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Pixilation or Compression Artifacts in Export

Community Beginner ,
Jun 14, 2021 Jun 14, 2021

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Hi fellow editors,

I have been testing video exports involving large .png source files.  Unfortunately this has resulted in painfully long render times and poor graphics results.  The test involved a cross-fade slideshow of these large static images, but while they all had the same dimensions (16150x9084), the larger datasize images (largest is 52.6MB) had an ugly flickering pixilization after being rendered into a .mpeg export.  

Before Flicker (still not great)

Screen Shot 2021-06-12 at 3.43.10 PM.png

During Flicker

Screen Shot 2021-06-12 at 3.42.03 PM.png

 

 

 

 

 

 

 

 

I tried exporting with maximum quality and some other options but saw no improvement.  The rest of the project sequence I exported from does not suffer this issue.  I want to use .png becuse these images are actually broken into background layers and a foreground with transparency.  They are large because I intend to zoom in and pan over them without loosing resolution.  This may be a hardware limitation, my Macbook is by no means a high performace graphics engine, but please tell me if there is a fix to this beyond getting a new computer.  Just finishing the edits will be tedious due to slow computer processing so I am open to any advice that will make it easier on my mac.

 

Adobe Version: Premiere Pro CC 2020 v14.8

Computer: MacBook Pro (13-inch, 2017, Two Thunderbolt 3 ports)

Operating System: OS-X High Sierra 10.13.6

Processor: 2.3 GHz Intel Core i5

Memory: 8 GB 2133 MHz LPDDR3

Graphics: Intel Iris Plus Graphics 640 1536 MB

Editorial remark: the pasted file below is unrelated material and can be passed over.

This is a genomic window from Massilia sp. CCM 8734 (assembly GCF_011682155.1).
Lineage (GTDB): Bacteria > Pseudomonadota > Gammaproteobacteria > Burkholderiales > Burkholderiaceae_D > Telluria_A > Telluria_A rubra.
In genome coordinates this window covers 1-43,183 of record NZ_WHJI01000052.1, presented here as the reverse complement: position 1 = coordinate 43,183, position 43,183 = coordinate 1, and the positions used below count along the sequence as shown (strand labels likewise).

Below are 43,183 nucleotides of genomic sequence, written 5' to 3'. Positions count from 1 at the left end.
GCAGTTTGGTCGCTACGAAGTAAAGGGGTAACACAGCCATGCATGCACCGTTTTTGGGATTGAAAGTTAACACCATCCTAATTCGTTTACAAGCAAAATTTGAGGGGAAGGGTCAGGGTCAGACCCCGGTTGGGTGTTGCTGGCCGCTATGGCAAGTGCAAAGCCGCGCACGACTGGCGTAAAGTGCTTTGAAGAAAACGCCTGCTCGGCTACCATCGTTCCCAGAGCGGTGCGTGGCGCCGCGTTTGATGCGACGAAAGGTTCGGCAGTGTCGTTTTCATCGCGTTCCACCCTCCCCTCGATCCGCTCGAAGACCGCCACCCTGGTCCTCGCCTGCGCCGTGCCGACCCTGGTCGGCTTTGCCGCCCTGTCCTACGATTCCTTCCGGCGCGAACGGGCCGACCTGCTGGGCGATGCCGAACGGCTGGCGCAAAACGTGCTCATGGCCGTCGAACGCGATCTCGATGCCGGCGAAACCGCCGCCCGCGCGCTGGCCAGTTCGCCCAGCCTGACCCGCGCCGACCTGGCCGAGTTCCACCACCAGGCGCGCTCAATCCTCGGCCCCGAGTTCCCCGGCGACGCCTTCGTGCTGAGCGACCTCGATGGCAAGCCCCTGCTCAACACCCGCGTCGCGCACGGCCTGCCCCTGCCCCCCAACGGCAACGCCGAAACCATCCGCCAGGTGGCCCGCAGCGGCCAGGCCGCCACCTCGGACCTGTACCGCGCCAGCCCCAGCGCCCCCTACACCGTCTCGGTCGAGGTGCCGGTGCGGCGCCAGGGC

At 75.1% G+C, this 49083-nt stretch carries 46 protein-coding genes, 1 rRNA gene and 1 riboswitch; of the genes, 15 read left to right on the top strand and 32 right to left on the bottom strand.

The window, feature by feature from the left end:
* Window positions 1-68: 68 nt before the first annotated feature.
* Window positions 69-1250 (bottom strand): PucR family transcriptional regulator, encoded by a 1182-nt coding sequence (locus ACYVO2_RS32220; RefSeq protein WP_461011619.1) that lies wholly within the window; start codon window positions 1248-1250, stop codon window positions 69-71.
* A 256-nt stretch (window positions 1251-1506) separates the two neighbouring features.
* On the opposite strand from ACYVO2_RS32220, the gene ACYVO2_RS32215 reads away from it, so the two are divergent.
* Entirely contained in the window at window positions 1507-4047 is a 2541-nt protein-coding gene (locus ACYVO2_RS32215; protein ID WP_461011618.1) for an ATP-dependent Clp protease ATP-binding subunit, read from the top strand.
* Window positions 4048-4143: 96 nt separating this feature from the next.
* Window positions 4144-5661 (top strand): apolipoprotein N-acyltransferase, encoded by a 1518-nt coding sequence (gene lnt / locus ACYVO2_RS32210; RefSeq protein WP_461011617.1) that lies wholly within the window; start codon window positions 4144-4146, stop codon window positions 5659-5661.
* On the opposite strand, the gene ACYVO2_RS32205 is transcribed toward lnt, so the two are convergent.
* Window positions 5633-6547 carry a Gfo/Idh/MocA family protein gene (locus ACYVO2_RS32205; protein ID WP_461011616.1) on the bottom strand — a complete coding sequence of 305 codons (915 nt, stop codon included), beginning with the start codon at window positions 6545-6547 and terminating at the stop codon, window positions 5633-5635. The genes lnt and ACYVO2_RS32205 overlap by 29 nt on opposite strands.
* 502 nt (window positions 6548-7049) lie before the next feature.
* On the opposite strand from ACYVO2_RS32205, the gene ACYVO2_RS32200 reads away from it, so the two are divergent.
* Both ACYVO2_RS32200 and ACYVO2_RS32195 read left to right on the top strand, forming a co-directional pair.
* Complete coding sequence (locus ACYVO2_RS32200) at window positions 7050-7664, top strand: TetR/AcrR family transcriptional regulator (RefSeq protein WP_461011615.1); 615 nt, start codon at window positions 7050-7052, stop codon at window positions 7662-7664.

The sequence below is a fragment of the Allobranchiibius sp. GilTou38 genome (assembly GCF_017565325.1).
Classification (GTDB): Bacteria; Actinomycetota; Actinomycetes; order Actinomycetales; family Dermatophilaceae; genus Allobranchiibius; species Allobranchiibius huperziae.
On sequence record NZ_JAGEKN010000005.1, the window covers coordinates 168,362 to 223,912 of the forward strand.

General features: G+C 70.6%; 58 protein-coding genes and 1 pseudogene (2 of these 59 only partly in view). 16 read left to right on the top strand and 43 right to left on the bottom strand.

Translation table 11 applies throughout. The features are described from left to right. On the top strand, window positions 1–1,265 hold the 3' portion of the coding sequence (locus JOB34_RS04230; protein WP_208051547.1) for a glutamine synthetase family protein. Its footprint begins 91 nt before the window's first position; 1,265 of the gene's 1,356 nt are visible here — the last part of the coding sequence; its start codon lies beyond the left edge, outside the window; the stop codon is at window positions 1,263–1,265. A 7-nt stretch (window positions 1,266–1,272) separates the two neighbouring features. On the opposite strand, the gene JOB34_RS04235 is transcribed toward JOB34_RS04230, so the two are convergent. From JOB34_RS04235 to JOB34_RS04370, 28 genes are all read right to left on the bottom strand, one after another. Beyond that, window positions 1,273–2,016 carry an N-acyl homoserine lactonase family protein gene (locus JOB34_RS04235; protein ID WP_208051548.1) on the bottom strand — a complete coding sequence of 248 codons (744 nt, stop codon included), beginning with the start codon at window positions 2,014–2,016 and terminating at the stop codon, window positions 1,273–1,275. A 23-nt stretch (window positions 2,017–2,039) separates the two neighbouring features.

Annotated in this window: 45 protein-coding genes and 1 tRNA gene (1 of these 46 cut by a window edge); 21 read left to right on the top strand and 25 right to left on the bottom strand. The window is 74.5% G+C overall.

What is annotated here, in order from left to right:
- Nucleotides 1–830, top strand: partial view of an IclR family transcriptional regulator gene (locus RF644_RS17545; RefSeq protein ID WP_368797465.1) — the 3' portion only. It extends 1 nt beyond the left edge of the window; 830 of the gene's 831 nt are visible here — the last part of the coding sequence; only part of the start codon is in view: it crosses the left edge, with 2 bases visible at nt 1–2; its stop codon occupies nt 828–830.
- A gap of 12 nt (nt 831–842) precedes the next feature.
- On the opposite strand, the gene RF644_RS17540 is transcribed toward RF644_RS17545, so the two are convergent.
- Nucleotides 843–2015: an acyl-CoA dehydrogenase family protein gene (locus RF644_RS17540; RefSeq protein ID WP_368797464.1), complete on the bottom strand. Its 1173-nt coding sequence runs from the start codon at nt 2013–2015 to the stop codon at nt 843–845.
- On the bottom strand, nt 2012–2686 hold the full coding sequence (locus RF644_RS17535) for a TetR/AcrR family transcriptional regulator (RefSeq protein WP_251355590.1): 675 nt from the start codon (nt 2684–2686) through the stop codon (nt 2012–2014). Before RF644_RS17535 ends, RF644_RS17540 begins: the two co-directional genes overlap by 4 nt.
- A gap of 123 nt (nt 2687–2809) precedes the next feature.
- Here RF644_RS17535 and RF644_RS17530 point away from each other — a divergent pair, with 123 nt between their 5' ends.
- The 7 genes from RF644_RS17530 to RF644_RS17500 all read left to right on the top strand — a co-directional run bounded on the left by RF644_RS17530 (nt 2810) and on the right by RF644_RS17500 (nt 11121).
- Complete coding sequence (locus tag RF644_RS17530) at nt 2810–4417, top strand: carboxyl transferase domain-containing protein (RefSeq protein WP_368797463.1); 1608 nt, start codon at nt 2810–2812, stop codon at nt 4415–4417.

Screen Shot 2021-06-12 at 3.49.45 PM.png

TOPICS
Export, Formats, Hardware or GPU, Performance

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correct answers 2 Correct answers

Enthusiast , Jun 15, 2021 Jun 15, 2021
Hi,First read this about max still image dimension for PPRO.https://helpx.adobe.com/ca/premiere-pro/using/importing-still-images.htmlSecond, handle hudge amount of pixel like your images is putting a lot of pressure on your system.Export is a crucial part of the process since it can ruin your entire work, so you need to understand the basics of compression and most used format. Go for H264 for now and use presets like Youtube HD if you really don't know nothing about encoding formats.

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Community Beginner , Jul 06, 2021 Jul 06, 2021
Update:  Since it has been a number of days since I had a reply here, I did some digging into the topic of adjusting nest layer size myself.  This adobe-video.uservoice.com webpage gave me the clues I needed to get the results I was looking for.  Nest layer size can be adjusted manually with Sequence -> Sequence Settings, so I could make a nest as large as its contents dimensions.  I had to manually adjust the scale of each individual image in the nest as well, so the fact this webpage is reques...

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Enthusiast ,
Jun 15, 2021 Jun 15, 2021

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Hi, 

First, you should not use Match Sequence settings.